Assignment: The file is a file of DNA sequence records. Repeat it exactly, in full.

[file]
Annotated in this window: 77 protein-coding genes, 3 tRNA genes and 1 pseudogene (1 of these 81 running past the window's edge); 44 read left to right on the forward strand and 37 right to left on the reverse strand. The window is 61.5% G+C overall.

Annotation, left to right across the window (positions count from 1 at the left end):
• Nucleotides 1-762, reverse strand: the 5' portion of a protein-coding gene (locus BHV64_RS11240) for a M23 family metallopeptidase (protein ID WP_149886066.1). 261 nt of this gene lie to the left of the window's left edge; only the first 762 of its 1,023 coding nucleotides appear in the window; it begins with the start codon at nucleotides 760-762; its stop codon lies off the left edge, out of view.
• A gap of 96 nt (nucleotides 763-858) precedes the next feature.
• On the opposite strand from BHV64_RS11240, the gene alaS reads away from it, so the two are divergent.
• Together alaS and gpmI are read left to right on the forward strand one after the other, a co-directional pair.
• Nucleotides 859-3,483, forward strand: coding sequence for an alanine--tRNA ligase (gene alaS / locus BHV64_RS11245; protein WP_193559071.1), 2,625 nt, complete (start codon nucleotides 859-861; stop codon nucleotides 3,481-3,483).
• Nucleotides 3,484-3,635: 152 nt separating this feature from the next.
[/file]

Annotated in this window: 77 protein-coding genes, 3 tRNA genes and 1 pseudogene (1 of these 81 running past the window's edge); 44 read left to right on the forward strand and 37 right to left on the reverse strand. The window is 61.5% G+C overall.

Annotation, left to right across the window (positions count from 1 at the left end):
• Nucleotides 1-762, reverse strand: the 5' portion of a protein-coding gene (locus BHV64_RS11240) for a M23 family metallopeptidase (protein ID WP_149886066.1). 261 nt of this gene lie to the left of the window's left edge; only the first 762 of its 1,023 coding nucleotides appear in the window; it begins with the start codon at nucleotides 760-762; its stop codon lies off the left edge, out of view.
• A gap of 96 nt (nucleotides 763-858) precedes the next feature.
• On the opposite strand from BHV64_RS11240, the gene alaS reads away from it, so the two are divergent.
• Together alaS and gpmI are read left to right on the forward strand one after the other, a co-directional pair.
• Nucleotides 859-3,483, forward strand: coding sequence for an alanine--tRNA ligase (gene alaS / locus BHV64_RS11245; protein WP_193559071.1), 2,625 nt, complete (start codon nucleotides 859-861; stop codon nucleotides 3,481-3,483).
• Nucleotides 3,484-3,635: 152 nt separating this feature from the next.